Here, a nucleic acid may be DNA or RNA. Examples of the membrane include, in addition to capsids and cell walls, envelopes, and lipid bilayer membranes such as cell membranes. Further, examples of microorganisms include viruses, Mycoplasma, bacteria, and fungi. Examples of extraction targets include preferably viruses and Mycoplasma. A virus has a structure such that a protein shell referred to as capsid encloses the nucleic acid. Because of the structure, extraction of the nucleic acid has been difficult with the use of a conventional extraction method. Through application of the extraction method of the present invention, nucleic acids can be extracted conveniently and rapidly. The type of a virus to be extracted is not limited. Examples of a preferable extraction target virus include viruses having envelopes and viruses having single-stranded RNA. The term “viruses having envelopes” refers to viruses, wherein viral capsids are covered by envelopes mainly composed of lipids, and examples thereof include herpes simplex virus, influenza virus, RS virus, and AIDS virus (HIV). The term “viruses having single-stranded RNA” refers to viruses belonging to, on the basis of the Baltimore classification, Group 4 (single-stranded RNA+strand), Group 5 (single-stranded RNA−strand), or Group 6 (single-stranded RNA reverse transcription). Examples thereof include Coronavirus, RS virus, human metapneumovirus, influenza virus, and AIDS virus (HIV). Viruses having single-stranded RNA are preferred in that these viruses are appropriate for nucleic acid amplification techniques such as TRC method using RNA as a starting material. Of these examples, influenza virus is particularly preferable as an extraction target virus for the extraction reagent of the present invention.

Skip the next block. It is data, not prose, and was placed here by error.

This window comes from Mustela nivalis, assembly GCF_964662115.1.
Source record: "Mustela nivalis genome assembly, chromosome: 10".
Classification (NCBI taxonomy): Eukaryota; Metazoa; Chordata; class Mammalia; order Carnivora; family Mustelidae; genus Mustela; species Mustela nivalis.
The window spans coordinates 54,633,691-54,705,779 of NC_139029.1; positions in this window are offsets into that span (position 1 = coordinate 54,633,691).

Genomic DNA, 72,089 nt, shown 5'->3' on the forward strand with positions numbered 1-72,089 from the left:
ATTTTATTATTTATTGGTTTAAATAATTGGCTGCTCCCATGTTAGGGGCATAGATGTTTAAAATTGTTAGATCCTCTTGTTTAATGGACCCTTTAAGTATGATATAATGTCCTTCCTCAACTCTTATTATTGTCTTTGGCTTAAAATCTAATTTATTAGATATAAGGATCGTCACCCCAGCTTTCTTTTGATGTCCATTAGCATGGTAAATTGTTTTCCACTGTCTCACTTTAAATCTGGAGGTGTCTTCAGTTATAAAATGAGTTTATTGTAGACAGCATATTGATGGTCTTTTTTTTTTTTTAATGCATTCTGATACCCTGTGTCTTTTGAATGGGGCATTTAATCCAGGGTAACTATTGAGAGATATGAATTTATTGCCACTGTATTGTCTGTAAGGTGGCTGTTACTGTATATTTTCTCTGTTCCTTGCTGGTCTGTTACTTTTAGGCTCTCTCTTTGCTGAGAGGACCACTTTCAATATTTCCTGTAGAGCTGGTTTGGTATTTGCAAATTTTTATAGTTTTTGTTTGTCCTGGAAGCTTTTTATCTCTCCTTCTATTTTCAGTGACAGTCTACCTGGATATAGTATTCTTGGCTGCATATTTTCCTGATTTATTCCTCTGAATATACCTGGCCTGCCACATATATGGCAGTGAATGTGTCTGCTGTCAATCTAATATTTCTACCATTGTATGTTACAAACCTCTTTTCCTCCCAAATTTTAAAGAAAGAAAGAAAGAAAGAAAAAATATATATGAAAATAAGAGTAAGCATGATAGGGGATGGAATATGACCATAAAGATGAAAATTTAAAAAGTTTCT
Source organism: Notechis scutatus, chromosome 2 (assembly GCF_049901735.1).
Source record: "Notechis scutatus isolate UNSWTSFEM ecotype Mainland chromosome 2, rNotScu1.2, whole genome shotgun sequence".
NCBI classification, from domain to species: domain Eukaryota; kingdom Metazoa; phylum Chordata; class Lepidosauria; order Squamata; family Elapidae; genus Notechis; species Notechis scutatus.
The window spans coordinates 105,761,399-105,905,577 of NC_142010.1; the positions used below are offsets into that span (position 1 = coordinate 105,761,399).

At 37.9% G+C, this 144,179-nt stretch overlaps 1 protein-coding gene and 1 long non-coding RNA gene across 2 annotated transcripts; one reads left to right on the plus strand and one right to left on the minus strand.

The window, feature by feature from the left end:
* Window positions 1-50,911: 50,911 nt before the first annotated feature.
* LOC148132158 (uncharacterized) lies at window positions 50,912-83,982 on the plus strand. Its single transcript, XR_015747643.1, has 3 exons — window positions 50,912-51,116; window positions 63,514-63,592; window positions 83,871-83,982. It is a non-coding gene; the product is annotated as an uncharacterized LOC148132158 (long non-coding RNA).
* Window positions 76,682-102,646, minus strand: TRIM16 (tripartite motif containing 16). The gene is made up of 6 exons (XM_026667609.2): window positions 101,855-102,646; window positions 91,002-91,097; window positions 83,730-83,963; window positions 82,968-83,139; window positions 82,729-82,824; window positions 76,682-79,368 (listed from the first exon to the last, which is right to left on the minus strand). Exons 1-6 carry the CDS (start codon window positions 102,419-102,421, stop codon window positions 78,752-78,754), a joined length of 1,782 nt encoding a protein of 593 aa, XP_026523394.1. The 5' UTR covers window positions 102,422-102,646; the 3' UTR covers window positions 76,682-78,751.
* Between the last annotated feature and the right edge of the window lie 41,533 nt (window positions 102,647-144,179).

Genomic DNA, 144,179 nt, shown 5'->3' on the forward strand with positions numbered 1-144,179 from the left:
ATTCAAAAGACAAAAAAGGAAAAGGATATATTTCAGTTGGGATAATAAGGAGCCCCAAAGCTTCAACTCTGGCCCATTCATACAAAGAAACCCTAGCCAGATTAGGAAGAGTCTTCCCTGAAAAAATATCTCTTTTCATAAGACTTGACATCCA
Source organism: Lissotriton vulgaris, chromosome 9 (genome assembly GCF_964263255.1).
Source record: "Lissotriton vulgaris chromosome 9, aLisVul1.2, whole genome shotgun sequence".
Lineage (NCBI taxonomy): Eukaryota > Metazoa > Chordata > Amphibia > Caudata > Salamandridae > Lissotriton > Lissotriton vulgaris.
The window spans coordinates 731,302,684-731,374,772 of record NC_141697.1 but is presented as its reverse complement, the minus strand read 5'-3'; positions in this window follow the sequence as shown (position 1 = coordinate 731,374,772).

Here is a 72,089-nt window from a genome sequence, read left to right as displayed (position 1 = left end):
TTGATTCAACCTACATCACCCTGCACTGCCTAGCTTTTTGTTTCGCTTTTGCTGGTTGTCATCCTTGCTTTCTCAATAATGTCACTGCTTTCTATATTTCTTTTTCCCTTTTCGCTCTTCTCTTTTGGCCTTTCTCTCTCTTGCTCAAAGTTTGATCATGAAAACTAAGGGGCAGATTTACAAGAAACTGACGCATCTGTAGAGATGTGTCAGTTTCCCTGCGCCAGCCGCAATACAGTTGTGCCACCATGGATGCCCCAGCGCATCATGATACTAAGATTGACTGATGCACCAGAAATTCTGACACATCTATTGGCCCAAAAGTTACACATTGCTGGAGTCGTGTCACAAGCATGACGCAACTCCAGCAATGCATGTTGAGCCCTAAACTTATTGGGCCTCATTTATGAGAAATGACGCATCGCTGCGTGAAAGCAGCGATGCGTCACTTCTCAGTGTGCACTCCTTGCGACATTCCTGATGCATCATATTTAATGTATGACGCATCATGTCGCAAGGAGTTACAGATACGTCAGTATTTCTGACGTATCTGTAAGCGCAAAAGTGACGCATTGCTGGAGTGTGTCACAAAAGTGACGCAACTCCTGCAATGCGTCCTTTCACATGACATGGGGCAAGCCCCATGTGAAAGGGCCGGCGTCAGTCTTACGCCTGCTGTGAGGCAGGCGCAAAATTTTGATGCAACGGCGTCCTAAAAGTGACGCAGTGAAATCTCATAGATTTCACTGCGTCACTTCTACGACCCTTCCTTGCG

The term “Mycoplasma” in the present invention refers to those belonging to the genus Mycoplasma and examples thereof can include Mycoplasma hyorhinis, Mycoplasma pneumoniae, Acheloplasma laidlawii, Mycoplasma fermentans, Mycoplasma orale, Spiroplasma citri, Mycoplasma synoviae, Mycoplasma gallisepticum, and Mycoplasma arginine.

The term “Mycoplasma nucleic acid” in the present invention refers to a nucleic acid of Mycoplasma, and examples thereof can include genome, plasmids, mRNA, and rRNA. Because of the number of copies per cell and sequence specificity, rRNA is particularly preferable and 23S rRNA is most preferable.

Examples of the sample containing a nucleic acid extraction target in the present invention include a solution prepared by simply dissolving a nucleic acid extraction target in water, physiological saline or a buffer solution, a biological sample itself containing a nucleic acid extraction target, and filter paper, swab or the like containing the biological sample. Examples of the biological sample include blood, feces, urine, sputum, lymph, plasma, ejaculates, lung aspirates, cerebrospinal fluids, pharyngeal swabs, nasopharyngeal swabs, mouth rinses, saliva, and lacrimal fluids.